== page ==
I thank my hon. Friend and I am absolutely delighted that Joan received her Points of Light award. Volunteers and community champions such as Joan, Anthony and Alastair all make important contributions to their local community and we are all grateful to them. Every month, millions do the same thing and they deserve our praise. Their generosity is integral to what makes our country and our communities special, and it is right that we do everything we can to celebrate them.

I am delighted to hear that Members had an equally peaceful and relaxing Easter break, as I did.

Prime Minister, was it their refusal to stand alongside striking workers on the picket line, their acceptance of the economic damage being caused by Brexit, or perhaps their support for denying the people of Scotland the right to choose their own future that led to the leader of the Scottish Conservative party urging voters to back Labour?

What we are doing is not getting distracted by the things that are going on elsewhere; we are focused on delivering for the people of Scotland. We are making sure that we fund public services well, with £1.5 billion extra in Barnett consequentials. We are making sure that we provide support with the cost of living. I know that, at the moment, the hon. Gentleman and his party are focused on other matters. We are just going to motor on with the job.

Let me be clear: we will take no lectures from a party that has not had a mandate to govern in Scotland since 1955, that went through three Prime Ministers in the course of just a matter of months, that crashed the economy, that sent mortgage rates soaring and that has taken energy support away from families most in need. The Prime Minister has been fined by the polis not once but twice, they take donations from Russian-backed donors and they have stuffed the House of Lords with people like Baroness Mone. But let us be clear: what we are talking about is the fact that the leader of the Scottish Conservatives believes that the people of Scotland should return Labour party Members of Parliament to this House rather than Scottish National party Members. So is not the message for the people of Scotland quite clear? Don’t give the Tories what they want.

Actually, the Scottish Conservatives deserve enormous praise for forcing the SNP into abandoning its completely unworkable, fundamentally flawed deposit return scheme. So it is good that the SNP U-turned and listened to the voices of the Scottish Conservatives and to business, and we look forward to working with them on delivering something that actually works to deliver for the people of Scotland. And that is just it, because if the SNP cannot fix the mess that Nicola Sturgeon left the party in, how can it possibly fix the mess that she left Scotland in?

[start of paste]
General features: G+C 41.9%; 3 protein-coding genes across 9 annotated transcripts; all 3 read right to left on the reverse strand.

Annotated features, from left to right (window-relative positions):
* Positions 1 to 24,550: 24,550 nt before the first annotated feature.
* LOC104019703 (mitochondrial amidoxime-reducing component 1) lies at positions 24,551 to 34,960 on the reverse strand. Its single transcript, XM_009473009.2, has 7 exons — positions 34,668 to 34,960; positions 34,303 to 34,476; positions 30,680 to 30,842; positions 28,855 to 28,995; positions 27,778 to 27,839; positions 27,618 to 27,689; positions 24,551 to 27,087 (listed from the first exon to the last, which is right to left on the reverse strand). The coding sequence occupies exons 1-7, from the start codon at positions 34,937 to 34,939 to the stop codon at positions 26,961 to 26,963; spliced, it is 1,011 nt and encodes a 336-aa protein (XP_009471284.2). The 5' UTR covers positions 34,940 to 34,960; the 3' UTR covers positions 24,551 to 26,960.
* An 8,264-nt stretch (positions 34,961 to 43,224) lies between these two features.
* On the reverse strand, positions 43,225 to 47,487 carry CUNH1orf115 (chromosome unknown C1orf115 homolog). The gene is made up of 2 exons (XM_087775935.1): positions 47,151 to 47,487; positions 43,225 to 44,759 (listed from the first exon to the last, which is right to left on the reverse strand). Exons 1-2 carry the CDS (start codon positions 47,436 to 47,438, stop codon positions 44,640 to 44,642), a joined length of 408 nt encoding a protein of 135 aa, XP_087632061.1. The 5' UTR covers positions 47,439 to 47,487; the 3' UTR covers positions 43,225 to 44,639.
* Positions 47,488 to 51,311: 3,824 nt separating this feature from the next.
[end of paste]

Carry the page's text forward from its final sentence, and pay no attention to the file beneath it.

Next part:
Q8. It seems clear that the junior doctors’ strike is causing a serious risk of loss of life, and certainly causing harm and pain to thousands of our constituents. The first line of the Hippocratic oath is “First, do no harm”. When does the Prime Minister think the British Medical Association abandoned this central tenet of its profession? (904437)

We value the work of junior doctors and are keen to find a fair and reasonable settlement that recognises their role and the wider economic context facing the UK. My right hon. Friend is right to highlight the impact on patient safety, and that is why this Government have brought forward minimum safety legislation to ensure that patients can rely on a core level of emergency service to protect vital patient care. That is something that we on this side of the House support, but I know it is not something that is supported by the party opposite.

Tooth decay is the No. 1 reason that children over the age of four end up in hospital. Regular dental check-ups could prevent it, but too many parents cannot get one for their child. In the East Riding of Yorkshire, there are now almost 3,000 people per NHS dentist. In places such as Herefordshire and Norfolk, fewer than two in five children have been seen by a dentist in the past year. This is a scandal, so will the Prime Minister take up the Liberal Democrat plan to end this crisis and make sure people can get an NHS dentist when they need one?